Dan Sweat papers
Scope and Contents of the Papers
Correspondence, minutes and agendas, notes, financial records, and such printed materials as clippings and reports make up the papers of Dan Sweat, 1964-1986. The material relates to the many non-profit organizations, community groups, and educational institutions with which Sweat was associated, and documents his varied roles, such as officer, board member, and speaker. The papers document philanthropy, planning, education, and religious organizations in the Atlanta area through the records of Sweat's association with the Metropolitan Foundation of Atlanta, Metropolitan Atlanta Community Foundation, and Leadership Atlanta; Georgia State University and its foundation; and the Presbyterian Church in Atlanta.
- Sweat, Dan E., 1933-1997 (Person)
Restrictions on Access
Terms Governing Use and Reproduction
To quote in print, or otherwise reproduce in whole or in part in any publication, including on the Worldwide Web, any material from this collection, the researcher must obtain permission from (1) the owner of the physical property and (2) the holder of the copyright. Persons wishing to quote from this collection should consult the reference archivist to determine copyright holders for information in this collection. Reproduction of any item must contain the complete citation to the original. All requests subject to limitations noted in departmental policies on reproduction.
Biography of Dan Sweat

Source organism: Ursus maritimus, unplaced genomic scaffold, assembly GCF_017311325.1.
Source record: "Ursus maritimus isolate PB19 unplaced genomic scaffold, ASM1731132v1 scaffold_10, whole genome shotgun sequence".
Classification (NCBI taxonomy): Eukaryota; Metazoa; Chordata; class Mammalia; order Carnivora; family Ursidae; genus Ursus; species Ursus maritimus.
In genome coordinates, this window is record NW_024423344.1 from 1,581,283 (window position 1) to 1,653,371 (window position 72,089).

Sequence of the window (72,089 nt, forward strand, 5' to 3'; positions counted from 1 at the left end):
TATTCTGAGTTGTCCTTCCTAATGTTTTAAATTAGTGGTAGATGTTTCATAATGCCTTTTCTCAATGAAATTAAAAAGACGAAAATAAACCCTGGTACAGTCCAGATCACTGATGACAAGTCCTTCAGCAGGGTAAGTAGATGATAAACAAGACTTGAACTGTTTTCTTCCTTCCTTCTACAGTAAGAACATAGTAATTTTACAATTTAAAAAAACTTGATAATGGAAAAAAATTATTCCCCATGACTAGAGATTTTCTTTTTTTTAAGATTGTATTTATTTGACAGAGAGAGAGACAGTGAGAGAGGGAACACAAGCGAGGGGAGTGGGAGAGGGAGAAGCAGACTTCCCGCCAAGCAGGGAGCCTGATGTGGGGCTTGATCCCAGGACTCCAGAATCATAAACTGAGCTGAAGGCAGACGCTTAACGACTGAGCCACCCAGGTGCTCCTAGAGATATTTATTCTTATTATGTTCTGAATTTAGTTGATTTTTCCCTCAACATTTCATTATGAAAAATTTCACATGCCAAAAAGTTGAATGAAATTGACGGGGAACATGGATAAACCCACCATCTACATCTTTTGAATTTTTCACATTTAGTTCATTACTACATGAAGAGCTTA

Born in 1933 in Waycross, GA, Dan Sweat first moved to Atlanta to attend Georgia State College (now Georgia State University). Graduating with a B.A. in public administration in 1957, Sweat went on to have a successful career in public service and city development. Sweat began his professional career as a court reporter for the Atlanta Journal while still attending college. After a brief service in the Navy, Sweat returned to his Journal job but was quickly appointed Information Director of DeKalb County under the leadership of Charles O. Emmerich. When Emmerich was appointed head of Economic Opportunity Atlanta, an anti-poverty agency, he convinced Sweat to serve with him. In 1966, Sweat moved to City Hall as Director of Government Liaison. He was appointed Chief Administrative Officer under Mayor Ivan Allen, Jr. and continued to hold the position under Mayor Sam Massell. During his time with Mayor Massell, Sweat's accomplishments included coordinating Atlanta's "War on Poverty" and the Model Cities programs. After leaving City Hall in 1972, Sweat was appointed the first Executive Director of the Atlanta Regional Commission (ARC). His work at ARC included the establishment of the Chattachoochee River Corridor. The following year, Sweat left ARC to serve as president of Central Atlanta Progress (CAP), a private, nonprofit corporation created to establish a robust economic climate for Downtown Atlanta. During his fifteen years at CAP, Sweat helped organize and manage projects that included: the Bedford-Pine Redevelopment, the Urban Walls Project (the first in the US), the Fairlie-Poplar District, the redesign of Woodruff Park, and the development of Underground Atlanta. In 1988, Sweat left CAP to work for the Cystic Fibrosis (CF) Foundation, a philanthropic organization. Appointed by former President Jimmy Carter to coordinate The Atlanta Project in 1991, Sweat's goal was to establish Atlanta as a model of grassroots community involvement for improving the quality of life through partnerships and cooperation. In addition to a successful professional career, Sweat contributed to the community by serving on various boards and foundations. His board membership included the Alliance for Human Services Planning, the Georgia Motor Club American Automobile Association (AAA), the Atlanta Partnership of Business and Education, the Atlanta Junior League, and the Georgia State University Foundation. In 1974-78, he served as Board President for the Metropolitan Foundation of Atlanta (later renamed the Community Foundation for Greater Atlanta after being known as the Metropolitan Atlanta Community Foundation). Recognized by the New York Times as the "premier civic administrator," Sweat was honored with many awards during his service in city planning and development. These awards included the Shining Light Award given by WSB Radio - Atlanta Gas Light Company, and the Torch of Liberty Award given by the Anti-Defamation League. Sweat also continued to support his alma mater, Georgia State University, by founding the Dan E. Sweat Distinguished Chair in Educational Policy. Sweat died on February 28, 1997 and is survived by his wife Tally, three children, and several grandchildren.